My name is Danny Noack and I am one of the Viruskenner Coaches this year. I studied Biomedical Sciences in Nijmegen and Utrecht. I am currently doing my PhD research project at the Department of Viroscience at Erasmus MC, Rotterdam. My PhD research is on the tropism of hantaviruses.
Hantaviruses are (mostly) rodent-borne viruses that do not cause disease in rodents, but can cause severe disease in humans. Humans can get infected through (in)direct contact with rodent urine, saliva or feces. Once infected, humans can develop hemorrhagic fever with renal syndrome (HFRS) or hantavirus cardiopulmonary syndrome (HCPS) depending on the causative virus. Since hantavirus infections are relatively rare, much remains to be learned about these viruses. For example, we know that humans can get infected if they inhale aerosolized hantavirus particles. These particles than go in the respiratory tract. After a while, it seems that hantaviruses can be found in cells of the blood vessels of multiple organs in patients. But what happened after inhalation of these viruses? How were these viruses able to go to blood vessels of different organs? If they are in blood vessels of different organs, why do we mostly see either kidney (HFRS) or lung (HCPS) issues in patients? Lastly, which events happened that lead to disease in humans while rodents seem unaffected by these viruses? All these research questions are on the topic of tropism and I would like to aid as much as possible in answering these questions the coming years.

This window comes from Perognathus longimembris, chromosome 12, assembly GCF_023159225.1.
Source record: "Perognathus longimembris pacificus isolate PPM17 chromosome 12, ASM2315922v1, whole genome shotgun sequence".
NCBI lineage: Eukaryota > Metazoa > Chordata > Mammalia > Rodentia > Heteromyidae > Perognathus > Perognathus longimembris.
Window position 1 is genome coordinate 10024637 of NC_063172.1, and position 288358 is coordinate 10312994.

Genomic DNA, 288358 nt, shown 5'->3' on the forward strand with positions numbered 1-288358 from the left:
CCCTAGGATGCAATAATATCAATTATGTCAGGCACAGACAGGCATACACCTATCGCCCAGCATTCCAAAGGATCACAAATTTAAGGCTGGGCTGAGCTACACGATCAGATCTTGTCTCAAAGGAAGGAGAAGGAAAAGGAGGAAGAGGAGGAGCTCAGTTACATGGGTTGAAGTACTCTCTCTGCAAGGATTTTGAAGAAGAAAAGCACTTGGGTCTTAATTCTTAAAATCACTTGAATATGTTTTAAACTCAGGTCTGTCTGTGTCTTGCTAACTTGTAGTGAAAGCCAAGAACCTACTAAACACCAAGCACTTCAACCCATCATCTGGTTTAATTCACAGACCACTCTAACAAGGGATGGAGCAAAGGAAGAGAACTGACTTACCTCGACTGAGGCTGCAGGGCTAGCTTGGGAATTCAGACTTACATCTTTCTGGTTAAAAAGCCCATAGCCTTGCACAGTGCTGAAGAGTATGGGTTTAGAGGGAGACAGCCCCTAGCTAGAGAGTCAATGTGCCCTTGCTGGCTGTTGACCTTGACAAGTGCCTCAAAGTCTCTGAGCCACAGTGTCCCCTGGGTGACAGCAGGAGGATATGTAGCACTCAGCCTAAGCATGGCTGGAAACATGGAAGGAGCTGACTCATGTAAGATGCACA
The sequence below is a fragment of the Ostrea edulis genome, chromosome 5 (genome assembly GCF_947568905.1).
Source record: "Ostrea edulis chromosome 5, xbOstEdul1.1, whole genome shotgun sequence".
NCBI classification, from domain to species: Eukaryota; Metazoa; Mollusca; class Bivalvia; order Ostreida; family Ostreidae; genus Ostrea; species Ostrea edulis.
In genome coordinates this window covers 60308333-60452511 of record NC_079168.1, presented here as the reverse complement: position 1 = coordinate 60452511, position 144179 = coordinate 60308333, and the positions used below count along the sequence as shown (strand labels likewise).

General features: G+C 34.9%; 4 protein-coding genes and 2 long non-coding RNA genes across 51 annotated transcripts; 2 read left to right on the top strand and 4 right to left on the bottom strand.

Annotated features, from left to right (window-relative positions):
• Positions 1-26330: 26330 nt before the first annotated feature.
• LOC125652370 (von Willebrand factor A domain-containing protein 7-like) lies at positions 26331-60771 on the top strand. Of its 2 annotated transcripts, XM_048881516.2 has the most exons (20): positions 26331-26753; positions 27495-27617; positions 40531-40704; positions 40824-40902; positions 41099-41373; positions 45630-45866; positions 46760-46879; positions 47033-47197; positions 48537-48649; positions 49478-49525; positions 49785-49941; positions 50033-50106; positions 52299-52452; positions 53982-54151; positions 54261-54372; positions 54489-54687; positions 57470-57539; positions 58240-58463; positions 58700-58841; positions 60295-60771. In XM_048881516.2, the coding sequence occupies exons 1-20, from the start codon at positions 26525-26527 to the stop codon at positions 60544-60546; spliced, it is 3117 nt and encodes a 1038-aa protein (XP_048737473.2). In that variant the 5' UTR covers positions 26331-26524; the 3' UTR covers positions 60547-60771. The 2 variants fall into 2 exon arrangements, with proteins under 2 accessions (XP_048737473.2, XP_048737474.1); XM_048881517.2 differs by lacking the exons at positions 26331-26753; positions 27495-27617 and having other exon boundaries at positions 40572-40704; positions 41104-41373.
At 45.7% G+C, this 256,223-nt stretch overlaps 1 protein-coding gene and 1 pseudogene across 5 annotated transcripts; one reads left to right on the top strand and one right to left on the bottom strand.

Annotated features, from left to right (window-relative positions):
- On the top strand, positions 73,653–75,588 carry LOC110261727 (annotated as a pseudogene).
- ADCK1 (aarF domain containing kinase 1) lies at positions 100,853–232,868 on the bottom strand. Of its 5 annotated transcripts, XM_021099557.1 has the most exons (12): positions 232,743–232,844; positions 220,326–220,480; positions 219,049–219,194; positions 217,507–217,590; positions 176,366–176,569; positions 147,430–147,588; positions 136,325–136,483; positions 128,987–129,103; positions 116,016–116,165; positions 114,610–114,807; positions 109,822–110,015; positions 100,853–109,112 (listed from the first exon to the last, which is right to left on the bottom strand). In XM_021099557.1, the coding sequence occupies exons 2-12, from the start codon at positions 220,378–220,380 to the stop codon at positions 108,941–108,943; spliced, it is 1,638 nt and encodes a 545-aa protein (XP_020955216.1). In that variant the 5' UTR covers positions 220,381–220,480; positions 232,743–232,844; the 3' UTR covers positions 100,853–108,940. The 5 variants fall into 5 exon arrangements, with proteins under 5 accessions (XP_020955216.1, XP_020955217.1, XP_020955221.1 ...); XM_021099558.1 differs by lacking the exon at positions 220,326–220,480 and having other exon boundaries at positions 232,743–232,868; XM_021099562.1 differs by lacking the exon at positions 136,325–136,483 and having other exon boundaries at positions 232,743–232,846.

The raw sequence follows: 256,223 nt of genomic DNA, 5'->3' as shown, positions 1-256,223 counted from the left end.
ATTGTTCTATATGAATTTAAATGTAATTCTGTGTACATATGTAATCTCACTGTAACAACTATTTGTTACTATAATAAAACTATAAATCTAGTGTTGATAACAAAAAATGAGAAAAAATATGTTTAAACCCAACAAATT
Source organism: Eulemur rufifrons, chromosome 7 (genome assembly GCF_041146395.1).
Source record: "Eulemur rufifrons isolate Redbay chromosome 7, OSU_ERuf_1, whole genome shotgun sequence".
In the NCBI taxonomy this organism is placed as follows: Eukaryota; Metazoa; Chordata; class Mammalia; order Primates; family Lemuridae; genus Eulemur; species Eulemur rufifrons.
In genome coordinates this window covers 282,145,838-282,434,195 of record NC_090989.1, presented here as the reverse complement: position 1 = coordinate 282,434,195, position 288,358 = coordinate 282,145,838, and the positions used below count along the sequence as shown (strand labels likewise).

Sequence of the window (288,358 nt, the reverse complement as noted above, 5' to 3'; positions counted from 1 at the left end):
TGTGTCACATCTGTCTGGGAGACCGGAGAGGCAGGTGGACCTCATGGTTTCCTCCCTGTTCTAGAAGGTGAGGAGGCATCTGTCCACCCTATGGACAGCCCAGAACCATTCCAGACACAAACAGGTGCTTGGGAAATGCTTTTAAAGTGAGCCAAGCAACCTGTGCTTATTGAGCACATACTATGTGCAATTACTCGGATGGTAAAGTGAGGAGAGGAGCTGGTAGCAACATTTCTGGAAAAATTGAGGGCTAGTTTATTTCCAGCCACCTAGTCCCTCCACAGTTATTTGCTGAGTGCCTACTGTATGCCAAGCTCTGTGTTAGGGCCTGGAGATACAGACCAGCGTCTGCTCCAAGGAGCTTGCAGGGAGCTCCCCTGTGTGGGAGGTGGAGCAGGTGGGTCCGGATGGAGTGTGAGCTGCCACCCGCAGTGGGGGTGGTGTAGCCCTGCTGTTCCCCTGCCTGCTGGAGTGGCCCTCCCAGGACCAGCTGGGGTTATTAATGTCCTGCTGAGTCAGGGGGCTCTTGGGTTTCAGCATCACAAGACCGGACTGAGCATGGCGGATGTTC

Please be aware that besides hantaviruses, rodents are also able to transmit other zoonotic viruses with Lassa Fever virus being the most well-known. And with climate change contributing to growing rodent-populations, it is of vital importance that we learn more about rodent-borne viruses.
I wish you all best of luck learning more about this fascinating world of infectious diseases.